BP reported massive losses today. Here’s why I’d buy it

A plant pipetrack at BP's Hull Petrochemicals site

I got up this morning to the news that the FTSE 100 company BP (LSE: BP) had just reported a loss. I had to rub my eyes at that. This is a great time for oil companies. After an awful last year, oil has seen a spurt in demand in 2021 and a corresponding spike in prices. So it would be fair to expect an oil company’s fortunes to look good.

It is no wonder then that the BP share price is down 3.5% on the news of its loss. So what just happened here?

Why has BP reported a loss?

A largely technical accounting reason led to the latest loss, it appears. Without getting too far into the nitty-gritties, it seems BP’s earnings suffered in the third quarter because of how sharp fluctuations in the price of liquid natural gas (LNG) need to be reported according to International Financial Reporting Standards (IFRS). BP expects that if LNG prices come off from their highs and cargoes are delivered, things can look better.

Nonetheless, at $2.5bn, the loss looks significant. It is more than five times the loss seen in the same quarter last year. And that was during the height of Covid-19, when demand for oil and gas was low. 

Why hasn’t the BP share price fallen more?

After what appears to be one hell of a disastrous result, I would have expected the BP share price to be a big loser in today’s trading. But it is not. In fact, it is not even among the top five biggest FTSE 100 losers in today’s trading so far. So what explains that?

I reckon some of it might be because investors are still trying to figure out what just happened here. As an investor in BP myself, I know that I am! While the company has reported massive headline losses in the third quarter, for the nine months of the year so far, it is still sitting on solid profits. Also, its underlying earnings look good to me at $3.3bn, which is a huge 39 times the profits seen last year this time.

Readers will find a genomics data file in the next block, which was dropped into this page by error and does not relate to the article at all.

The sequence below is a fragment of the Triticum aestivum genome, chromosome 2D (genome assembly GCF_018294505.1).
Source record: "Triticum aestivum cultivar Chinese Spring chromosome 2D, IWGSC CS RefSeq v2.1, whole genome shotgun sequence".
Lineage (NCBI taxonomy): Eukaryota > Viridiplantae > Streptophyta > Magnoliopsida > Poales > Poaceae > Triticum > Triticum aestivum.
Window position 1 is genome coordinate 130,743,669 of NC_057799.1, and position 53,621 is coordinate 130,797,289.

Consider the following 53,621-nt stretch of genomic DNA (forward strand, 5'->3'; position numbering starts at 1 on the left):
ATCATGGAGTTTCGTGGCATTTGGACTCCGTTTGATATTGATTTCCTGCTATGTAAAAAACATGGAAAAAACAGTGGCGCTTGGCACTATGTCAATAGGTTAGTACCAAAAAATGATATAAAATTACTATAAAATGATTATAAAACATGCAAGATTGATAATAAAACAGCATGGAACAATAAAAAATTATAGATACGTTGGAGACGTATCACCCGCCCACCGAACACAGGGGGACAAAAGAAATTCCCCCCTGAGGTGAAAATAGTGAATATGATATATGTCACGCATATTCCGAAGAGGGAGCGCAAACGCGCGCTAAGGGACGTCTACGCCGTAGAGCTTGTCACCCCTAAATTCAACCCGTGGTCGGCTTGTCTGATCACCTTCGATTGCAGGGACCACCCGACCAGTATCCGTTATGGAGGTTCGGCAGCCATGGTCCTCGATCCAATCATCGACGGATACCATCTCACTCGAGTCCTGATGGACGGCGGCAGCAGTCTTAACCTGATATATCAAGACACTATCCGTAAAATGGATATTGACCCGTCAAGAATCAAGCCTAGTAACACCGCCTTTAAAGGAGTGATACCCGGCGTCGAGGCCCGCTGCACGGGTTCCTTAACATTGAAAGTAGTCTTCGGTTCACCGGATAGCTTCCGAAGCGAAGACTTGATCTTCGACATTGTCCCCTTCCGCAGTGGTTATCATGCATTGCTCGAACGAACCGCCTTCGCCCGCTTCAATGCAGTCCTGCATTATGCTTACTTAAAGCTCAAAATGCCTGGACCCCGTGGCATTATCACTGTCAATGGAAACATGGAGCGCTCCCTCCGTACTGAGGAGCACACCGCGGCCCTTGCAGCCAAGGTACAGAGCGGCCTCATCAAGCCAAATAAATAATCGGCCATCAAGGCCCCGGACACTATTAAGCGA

Positives for shareholders

This is a significant positive, but there are others too. The company is planning a share buyback, which could both increase its share price as well as the dividend amount paid to investors. In fact, it mentions that it considers “disciplined execution of its financial frame with a resilient dividend” its first priority, which bodes well for generating a passive income from the stock. 

At present, BP’s dividend yield stands at 4.4%. While this is not the highest among FTSE 100 stocks,  I do like it for two reasons. One, it is above the FTSE 100 average of 3.4% and two, I think it can rise more in the foreseeable future because its prospects look good and also because of the buybacks. 

Also, I think that its share price can rise much more. In the past year, it has already risen by 68% and it is still lower much lower than the pre-pandemic levels. I expect the BP share price to rise much more. It is still a buy for me, especially now that it has fallen. 

The post BP reported massive losses today. Here’s why I’d buy it appeared first on The Motley Fool UK.

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More reading

  • BP share price drops on Q3 losses, while share buyback commences
  • Here’s what I think investors are missing about the BP share price
  • The BP share price is up 80% in a year. Am I too late to buy?
  • Best British stocks for November
  • The best FTSE 100 dividend stocks to buy today

Manika Premsingh owns shares of BP. The Motley Fool UK has no position in any of the shares mentioned. Views expressed on the companies mentioned in this article are those of the writer and therefore may differ from the official recommendations we make in our subscription services such as Share Advisor, Hidden Winners and Pro. Here at The Motley Fool we believe that considering a diverse range of insights makes us better investors.